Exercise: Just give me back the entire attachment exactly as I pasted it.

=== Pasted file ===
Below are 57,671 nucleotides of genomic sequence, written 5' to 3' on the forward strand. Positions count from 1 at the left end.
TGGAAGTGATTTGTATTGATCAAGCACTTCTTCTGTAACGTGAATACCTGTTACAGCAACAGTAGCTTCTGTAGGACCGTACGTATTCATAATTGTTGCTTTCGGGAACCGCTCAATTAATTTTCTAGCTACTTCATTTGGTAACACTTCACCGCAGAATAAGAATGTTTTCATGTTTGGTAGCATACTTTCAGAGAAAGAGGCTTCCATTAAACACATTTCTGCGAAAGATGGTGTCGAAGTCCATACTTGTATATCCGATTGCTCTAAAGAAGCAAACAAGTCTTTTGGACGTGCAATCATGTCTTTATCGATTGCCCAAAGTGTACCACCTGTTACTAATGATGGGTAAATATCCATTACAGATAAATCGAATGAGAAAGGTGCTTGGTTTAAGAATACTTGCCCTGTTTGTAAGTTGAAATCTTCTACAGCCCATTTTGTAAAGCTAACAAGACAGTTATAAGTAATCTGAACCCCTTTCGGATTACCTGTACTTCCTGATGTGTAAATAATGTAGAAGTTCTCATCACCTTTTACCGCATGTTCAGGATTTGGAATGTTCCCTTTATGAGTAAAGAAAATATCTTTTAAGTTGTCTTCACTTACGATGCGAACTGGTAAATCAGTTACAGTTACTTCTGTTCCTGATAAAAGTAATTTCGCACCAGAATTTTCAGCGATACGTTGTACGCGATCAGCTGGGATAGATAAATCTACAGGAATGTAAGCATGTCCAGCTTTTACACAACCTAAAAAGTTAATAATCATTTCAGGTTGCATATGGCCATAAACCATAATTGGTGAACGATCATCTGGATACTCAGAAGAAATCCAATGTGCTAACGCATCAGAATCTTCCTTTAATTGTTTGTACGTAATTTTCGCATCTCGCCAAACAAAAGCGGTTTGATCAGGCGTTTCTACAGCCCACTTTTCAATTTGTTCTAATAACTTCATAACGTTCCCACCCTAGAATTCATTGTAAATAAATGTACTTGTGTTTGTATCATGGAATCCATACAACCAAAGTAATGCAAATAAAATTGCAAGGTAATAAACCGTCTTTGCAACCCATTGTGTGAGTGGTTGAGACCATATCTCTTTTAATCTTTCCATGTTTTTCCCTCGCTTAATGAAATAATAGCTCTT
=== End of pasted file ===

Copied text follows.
Below are 57,671 nucleotides of genomic sequence, written 5' to 3' on the forward strand. Positions count from 1 at the left end.
TGGAAGTGATTTGTATTGATCAAGCACTTCTTCTGTAACGTGAATACCTGTTACAGCAACAGTAGCTTCTGTAGGACCGTACGTATTCATAATTGTTGCTTTCGGGAACCGCTCAATTAATTTTCTAGCTACTTCATTTGGTAACACTTCACCGCAGAATAAGAATGTTTTCATGTTTGGTAGCATACTTTCAGAGAAAGAGGCTTCCATTAAACACATTTCTGCGAAAGATGGTGTCGAAGTCCATACTTGTATATCCGATTGCTCTAAAGAAGCAAACAAGTCTTTTGGACGTGCAATCATGTCTTTATCGATTGCCCAAAGTGTACCACCTGTTACTAATGATGGGTAAATATCCATTACAGATAAATCGAATGAGAAAGGTGCTTGGTTTAAGAATACTTGCCCTGTTTGTAAGTTGAAATCTTCTACAGCCCATTTTGTAAAGCTAACAAGACAGTTATAAGTAATCTGAACCCCTTTCGGATTACCTGTACTTCCTGATGTGTAAATAATGTAGAAGTTCTCATCACCTTTTACCGCATGTTCAGGATTTGGAATGTTCCCTTTATGAGTAAAGAAAATATCTTTTAAGTTGTCTTCACTTACGATGCGAACTGGTAAATCAGTTACAGTTACTTCTGTTCCTGATAAAAGTAATTTCGCACCAGAATTTTCAGCGATACGTTGTACGCGATCAGCTGGGATAGATAAATCTACAGGAATGTAAGCATGTCCAGCTTTTACACAACCTAAAAAGTTAATAATCATTTCAGGTTGCATATGGCCATAAACCATAATTGGTGAACGATCATCTGGATACTCAGAAGAAATCCAATGTGCTAACGCATCAGAATCTTCCTTTAATTGTTTGTACGTAATTTTCGCATCTCGCCAAACAAAAGCGGTTTGATCAGGCGTTTCTACAGCCCACTTTTCAATTTGTTCTAATAACTTCATAACGTTCCCACCCTAGAATTCATTGTAAATAAATGTACTTGTGTTTGTATCATGGAATCCATACAACCAAAGTAATGCAAATAAAATTGCAAGGTAATAAACCGTCTTTGCAACCCATTGTGTGAGTGGTTGAGACCATATCTCTTTTAATCTTTCCATGTTTTTCCCTCGCTTAATGAAATAATAGCTCTT